This week I was asked about the difference between faith-based films (a genre), as defined by Hollywood, and redemptive stories (not a genre). One person asked why a film couldn’t be both. Another inquired about who created the definition. And, the biggest question was, “Why do redemptive stories generate 10-20 times more revenue than most faith-based films?”
Since its difficult to categorize the two for comparison (one being a genre and the other one not), I’ll do my best to answer the questions based on known presentation and marketing information.
The faith-based genre definition was generated by a marketing department and ad agency. The team’s task was to release a picture to a market and generate 2.5X more revenue than the picture and prints cost to make. In order to do so, the team had to describe the picture in the right way to the right audience and convince them to purchase tickets.
All of the major studios did the same over several years and watched the measurable results. The definitions were adjusted with each release until the marketing departments and ad agencies were able to reproduce positive results with multiple titles. The elements involved in reproducing similar results led to the definition of the faith-based genre, which was supported by church audiences. However, with the definition in place, it didn’t stop Hollywood from trying to market non-faith-based films as faith-based films.
The biggest difference between faith-based and redemptive stories is in the delivery of the message(s). Faith-based films typically preach or teach one or more messages, while redemptive stories visually demonstrate one message. Please understand that one type of film is not “better” than the other, but very different.
For instance, if it’s done in the right light to raise the significance of the story’s redemptive value in the eyes of the audience, a redemptive story has no problem (within reason) demonstrating non-gratuitous violence, language and sexuality. The bigger you want grace or mercy to appear at the climax of the film, the greater the depravity must be demonstrated in order to create the emotional contrast – Known to most as story conflict.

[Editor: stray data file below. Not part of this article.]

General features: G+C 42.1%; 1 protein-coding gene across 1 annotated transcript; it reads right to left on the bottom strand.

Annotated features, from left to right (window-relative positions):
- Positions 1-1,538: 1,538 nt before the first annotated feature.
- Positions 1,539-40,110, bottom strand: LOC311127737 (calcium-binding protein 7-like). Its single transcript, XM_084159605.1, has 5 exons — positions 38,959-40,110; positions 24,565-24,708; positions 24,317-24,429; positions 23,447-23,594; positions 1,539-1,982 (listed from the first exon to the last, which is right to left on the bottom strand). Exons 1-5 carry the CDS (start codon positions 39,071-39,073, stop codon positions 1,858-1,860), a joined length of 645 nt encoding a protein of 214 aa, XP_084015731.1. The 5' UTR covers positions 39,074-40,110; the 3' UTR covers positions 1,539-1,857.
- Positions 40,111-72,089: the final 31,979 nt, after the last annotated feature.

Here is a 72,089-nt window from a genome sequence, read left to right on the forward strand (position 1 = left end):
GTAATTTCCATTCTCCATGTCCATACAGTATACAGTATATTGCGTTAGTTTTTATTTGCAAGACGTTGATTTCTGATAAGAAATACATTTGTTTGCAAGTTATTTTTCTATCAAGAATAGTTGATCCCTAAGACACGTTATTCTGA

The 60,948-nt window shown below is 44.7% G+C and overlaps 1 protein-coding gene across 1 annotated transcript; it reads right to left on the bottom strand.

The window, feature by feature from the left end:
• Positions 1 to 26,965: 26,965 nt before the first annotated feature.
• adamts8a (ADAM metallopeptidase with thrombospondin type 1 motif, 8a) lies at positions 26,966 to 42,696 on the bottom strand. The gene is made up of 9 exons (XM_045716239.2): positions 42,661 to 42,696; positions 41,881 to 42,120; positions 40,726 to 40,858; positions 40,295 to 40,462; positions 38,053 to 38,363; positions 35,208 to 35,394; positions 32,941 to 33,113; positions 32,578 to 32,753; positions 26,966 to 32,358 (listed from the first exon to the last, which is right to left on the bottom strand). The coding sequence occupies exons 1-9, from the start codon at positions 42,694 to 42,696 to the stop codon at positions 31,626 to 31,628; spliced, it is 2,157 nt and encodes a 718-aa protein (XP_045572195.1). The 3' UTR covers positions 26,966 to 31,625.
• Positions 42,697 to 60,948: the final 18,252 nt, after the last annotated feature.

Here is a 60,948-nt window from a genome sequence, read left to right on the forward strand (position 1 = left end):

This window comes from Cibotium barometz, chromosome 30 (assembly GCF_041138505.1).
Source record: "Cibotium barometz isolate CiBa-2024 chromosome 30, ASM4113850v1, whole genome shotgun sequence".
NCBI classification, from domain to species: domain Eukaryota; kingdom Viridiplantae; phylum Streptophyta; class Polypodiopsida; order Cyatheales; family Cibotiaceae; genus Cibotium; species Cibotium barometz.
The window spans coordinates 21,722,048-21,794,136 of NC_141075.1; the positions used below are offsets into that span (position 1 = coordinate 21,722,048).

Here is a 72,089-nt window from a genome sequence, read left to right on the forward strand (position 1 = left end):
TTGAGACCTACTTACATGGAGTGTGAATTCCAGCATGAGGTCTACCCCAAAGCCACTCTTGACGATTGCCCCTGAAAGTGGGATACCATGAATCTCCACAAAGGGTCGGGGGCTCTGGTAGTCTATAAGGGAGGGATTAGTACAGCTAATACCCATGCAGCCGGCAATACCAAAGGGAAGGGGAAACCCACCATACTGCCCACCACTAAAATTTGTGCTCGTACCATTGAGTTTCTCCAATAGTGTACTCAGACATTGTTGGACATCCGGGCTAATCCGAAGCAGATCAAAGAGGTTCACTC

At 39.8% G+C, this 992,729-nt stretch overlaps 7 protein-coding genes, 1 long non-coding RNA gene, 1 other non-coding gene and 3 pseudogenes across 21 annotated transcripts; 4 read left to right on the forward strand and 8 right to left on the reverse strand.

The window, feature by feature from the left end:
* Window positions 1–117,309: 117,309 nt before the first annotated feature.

In a faith-based film, conflict and depravity are rarely demonstrated, but instead are alluded to, for fear of making someone in the audience feel uncomfortable or lead them astray. Because of this choice, the emotional contrast can’t be visualized and therefore the messages are presented through dialog – teaching and preaching.
In other words, redemptive stories are filled with conflict, highly emotional, visually demonstrated, and can be a part of any genre, while faith-based stories are safe and explained, but most importantly are labeled as a genre unto itself.
We also see this affect in the funding requirements. Church funded films must be safe, not lead anyone astray, and many times present the Gospel message, driving filmmakers to create faith-based films. Privately funded films must create a profit, which forces filmmakers to heighten the conflict, visual and emotional contrast within the story.
The market is large enough for both faith-based and redemptive stories to coexist, however, marketers still need to work on differentiating the two types of films. There’s nothing more disappointing than sitting in a theater to watch one type of film and find the other playing on screen.
As for the difference in revenue, it’s anyone’s guess. The best argument I’ve heard suggests that few people want to be told how to live (faith-based), but most want to learn from watching other’s experiences (redemptive).
Copyright © 2015 by CJ Powers